The carrot, the stick and the narrative

Author(s):  Giora Eiland     Source: YNet News

Op-ed: The change of governments in Washington and in Gaza is both an opportunity and a need to create a change. Israel should respond to the new government in the strip through a change in policy, rather than by just preparing for an inevitable conflict the old way.

A new Hamas leader was elected Monday—Yahya Sanwar, a murderer with blood on his hands. The man, who takes pride in the fact that he murdered 12 collaborators with Israel, plans to lead a tough line and to make soldier abductions a top priority, as he sees that as the essential tactic for releasing his friends who remained in prison after he himself was released in the Shalit deal.

In the past decade, Hamas’ policy has been a sort of compromise between the relatively cautious civilian wing, led by Ismail Haniyeh, and the military wing. From now on, there is only a military leadership, and it is very militant.

Ministers Naftali Bennett and Yoav Galant’s statements about an expected conflict with Hamas in the spring allegedly reflect an inevitable development, but that is not the case. Yahya Sanwar will also realize very fast that “things you see from here you don’t see from there.” Hamas’ supreme interest—to keep controlling Gaza—requires both minimum international legitimacy and an immediate improvement of the economic situation in the strip. Hamas is neither al-Qaeda nor the Islamic State. It is a political movement which needs the support of its street.

Israel can work to increase both the stick and the carrot, without using military force. On the stick side, with the help of the new administration in Washington, it can make a sharp change in the way we used to act in the past and clarify to Hamas—through Turkey, for example—that if it fails to maintain the calm, the state of Gaza and its residents will be prevented from receiving any economic aid, including the United Nations’ massive support for the educational, health and food institutions operating in the strip. In other words, the state of Gaza will not be able to have the best of both worlds—attack Israel with rockets while knowing that there is someone else feeding its residents.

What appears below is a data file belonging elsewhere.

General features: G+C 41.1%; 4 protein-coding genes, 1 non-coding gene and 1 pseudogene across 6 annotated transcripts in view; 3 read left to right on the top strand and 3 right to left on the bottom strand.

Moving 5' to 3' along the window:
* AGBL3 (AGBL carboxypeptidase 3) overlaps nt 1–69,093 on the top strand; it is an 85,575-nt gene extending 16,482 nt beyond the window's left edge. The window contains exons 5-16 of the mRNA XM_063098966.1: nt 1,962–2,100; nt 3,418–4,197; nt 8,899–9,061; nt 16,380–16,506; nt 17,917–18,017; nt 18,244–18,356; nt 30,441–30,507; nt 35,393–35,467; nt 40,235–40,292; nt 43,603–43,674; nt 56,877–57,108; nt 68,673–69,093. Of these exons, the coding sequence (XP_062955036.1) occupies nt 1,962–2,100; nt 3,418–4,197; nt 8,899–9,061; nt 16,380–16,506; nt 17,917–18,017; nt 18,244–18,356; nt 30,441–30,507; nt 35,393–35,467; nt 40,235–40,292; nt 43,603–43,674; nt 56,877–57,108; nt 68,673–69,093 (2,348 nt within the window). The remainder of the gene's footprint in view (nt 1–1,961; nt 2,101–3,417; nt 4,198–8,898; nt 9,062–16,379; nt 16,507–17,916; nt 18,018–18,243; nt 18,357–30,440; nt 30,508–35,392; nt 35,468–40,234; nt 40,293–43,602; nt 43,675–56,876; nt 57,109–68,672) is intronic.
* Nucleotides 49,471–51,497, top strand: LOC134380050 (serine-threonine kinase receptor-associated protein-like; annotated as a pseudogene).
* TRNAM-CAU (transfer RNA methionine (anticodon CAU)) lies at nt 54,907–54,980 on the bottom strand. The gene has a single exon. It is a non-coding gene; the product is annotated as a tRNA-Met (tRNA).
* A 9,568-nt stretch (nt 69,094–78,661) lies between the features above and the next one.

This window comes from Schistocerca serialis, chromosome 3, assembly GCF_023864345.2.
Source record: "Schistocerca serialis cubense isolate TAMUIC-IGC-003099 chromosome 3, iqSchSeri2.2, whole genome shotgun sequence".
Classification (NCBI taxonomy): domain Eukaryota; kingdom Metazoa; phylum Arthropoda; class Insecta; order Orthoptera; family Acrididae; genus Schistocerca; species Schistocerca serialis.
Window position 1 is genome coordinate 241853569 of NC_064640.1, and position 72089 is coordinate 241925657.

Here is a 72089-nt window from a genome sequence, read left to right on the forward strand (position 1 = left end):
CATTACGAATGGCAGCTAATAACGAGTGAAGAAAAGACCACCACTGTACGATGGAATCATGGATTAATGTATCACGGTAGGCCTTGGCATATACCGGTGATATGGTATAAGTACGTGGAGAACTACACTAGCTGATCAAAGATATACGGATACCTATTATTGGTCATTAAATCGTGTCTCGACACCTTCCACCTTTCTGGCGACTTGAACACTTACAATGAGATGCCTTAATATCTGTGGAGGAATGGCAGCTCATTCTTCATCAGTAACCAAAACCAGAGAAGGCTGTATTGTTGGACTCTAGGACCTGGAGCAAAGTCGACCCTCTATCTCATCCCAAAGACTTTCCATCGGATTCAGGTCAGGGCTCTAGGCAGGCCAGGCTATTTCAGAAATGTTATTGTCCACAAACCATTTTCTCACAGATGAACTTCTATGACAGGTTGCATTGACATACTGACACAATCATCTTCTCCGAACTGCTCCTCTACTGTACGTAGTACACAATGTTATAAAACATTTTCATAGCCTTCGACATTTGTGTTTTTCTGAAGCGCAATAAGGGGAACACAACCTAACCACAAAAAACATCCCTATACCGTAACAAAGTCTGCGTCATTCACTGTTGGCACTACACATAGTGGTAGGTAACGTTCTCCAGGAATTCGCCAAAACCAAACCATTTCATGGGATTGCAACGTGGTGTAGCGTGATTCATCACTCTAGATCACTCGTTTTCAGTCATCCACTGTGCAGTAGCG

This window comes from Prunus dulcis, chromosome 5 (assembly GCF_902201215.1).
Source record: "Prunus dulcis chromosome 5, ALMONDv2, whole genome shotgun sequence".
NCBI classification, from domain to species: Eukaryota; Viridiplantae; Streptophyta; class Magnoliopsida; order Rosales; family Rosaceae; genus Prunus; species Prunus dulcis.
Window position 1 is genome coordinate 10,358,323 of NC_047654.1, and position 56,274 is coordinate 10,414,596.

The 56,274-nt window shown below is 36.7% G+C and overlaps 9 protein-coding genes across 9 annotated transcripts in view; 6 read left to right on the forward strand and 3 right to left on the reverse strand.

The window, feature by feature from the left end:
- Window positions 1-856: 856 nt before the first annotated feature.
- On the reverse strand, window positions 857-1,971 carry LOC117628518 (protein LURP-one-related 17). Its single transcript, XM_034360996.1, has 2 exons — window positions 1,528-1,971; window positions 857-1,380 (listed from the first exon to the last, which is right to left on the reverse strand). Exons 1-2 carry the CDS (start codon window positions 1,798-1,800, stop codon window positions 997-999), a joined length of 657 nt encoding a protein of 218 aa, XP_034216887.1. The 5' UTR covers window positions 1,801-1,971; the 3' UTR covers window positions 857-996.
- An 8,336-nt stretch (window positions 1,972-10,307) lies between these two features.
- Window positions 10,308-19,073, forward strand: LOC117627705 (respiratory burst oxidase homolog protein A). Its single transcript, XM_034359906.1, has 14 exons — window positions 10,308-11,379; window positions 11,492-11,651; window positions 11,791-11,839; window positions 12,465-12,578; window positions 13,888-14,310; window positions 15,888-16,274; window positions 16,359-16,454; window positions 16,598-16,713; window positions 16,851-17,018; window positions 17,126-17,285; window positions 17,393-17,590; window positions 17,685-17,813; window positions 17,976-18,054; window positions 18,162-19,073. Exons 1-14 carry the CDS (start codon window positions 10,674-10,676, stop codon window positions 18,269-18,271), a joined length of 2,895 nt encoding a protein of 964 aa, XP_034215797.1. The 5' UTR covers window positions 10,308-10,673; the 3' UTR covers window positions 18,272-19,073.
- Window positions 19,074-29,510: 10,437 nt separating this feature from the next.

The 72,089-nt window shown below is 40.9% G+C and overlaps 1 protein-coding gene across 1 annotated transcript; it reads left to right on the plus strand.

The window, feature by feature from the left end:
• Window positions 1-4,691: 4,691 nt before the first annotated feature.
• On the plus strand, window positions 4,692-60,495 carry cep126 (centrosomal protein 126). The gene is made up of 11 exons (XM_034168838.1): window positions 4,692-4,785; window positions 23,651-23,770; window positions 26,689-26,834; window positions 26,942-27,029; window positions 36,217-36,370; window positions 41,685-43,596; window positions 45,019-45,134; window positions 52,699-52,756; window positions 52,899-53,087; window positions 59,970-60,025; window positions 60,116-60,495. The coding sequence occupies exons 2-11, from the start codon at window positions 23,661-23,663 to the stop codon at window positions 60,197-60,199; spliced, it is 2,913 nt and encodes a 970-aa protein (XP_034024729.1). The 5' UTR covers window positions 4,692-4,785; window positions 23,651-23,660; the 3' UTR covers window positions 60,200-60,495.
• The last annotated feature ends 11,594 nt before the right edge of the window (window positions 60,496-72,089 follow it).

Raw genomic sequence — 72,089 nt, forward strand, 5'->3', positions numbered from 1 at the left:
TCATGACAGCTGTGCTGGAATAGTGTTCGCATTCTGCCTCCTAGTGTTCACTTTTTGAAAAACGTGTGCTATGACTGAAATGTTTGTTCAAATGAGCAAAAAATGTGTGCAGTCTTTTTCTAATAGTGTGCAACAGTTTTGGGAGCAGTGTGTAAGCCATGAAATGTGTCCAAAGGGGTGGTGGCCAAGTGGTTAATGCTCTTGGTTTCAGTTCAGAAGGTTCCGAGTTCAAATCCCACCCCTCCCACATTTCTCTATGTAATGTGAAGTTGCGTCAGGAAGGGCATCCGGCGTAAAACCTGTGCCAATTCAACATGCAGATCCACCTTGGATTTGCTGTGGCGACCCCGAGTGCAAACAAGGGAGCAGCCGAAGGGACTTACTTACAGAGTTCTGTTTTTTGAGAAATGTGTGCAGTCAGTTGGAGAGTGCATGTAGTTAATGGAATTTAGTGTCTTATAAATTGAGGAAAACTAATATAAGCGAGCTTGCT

When the rocket fire begins, Israel will immediately close the Kerem Shalom crossing. No fuel, no food and no medications will enter Gaza. A normal state does not keep providing supplies to a state it is in war with. If the Hamas government wants to end its civilians’ suffering it must stop the rocket fire.

On the carrot side, Israel can and should encourage an infrastructure reconstruction project in Gaza, including the creation of a seaport. Gaza’s reconstruction should be carried out in cooperation with the Gaza government, just like anywhere else in the world. Hundreds of millions will be invested in the construction of power stations and desalination facilities, which will provide Gaza’s residents with 24 hours of electricity a day compared to only six hours today, and drinking water. All this will happen if the calm is maintained. When everyone—the government in Gaza, the Strip’s residents, the United Nations and the donor countries—know that as soon as Gaza opens fires these infrastructures will be destroyed, the Gaza government—even a government headed by Sanwar—will not rush into a decision to stop playing by the rules.

In order for such a policy to succeed and prevent a military conflict for a long time, two things should be done: First, the narrative must be changed. Gaza is a state for all intents and purposes, and if this state chooses a military conflict, it will pay the price along with its residents, as has always happened throughout history. By creating a distinction between “the bad guys” (Hamas) and “the good guys” (Gaza’s poor residents), we are shooting ourselves in the foot.

The second thing that must be done is to explain our expected policy in case of a military conflict in advance. When Ehud Olmert first traveled to Washington as prime minister, in the spring of 2006, he avoided discussing the Lebanese issue. When the Second Lebanon War broke out, it was already too late to coordinate the policy with the United States.

The change of governments in Washington and in Gaza are an opportunity, on the one hand, and a need, on the other hand, to create a change. The response to the new government in Gaza should therefore be a change in policy, rather than just preparing for an inevitable conflict the old way.

Major-General (res.) Giora Eiland is a former head of Israel's National Security Council.

 

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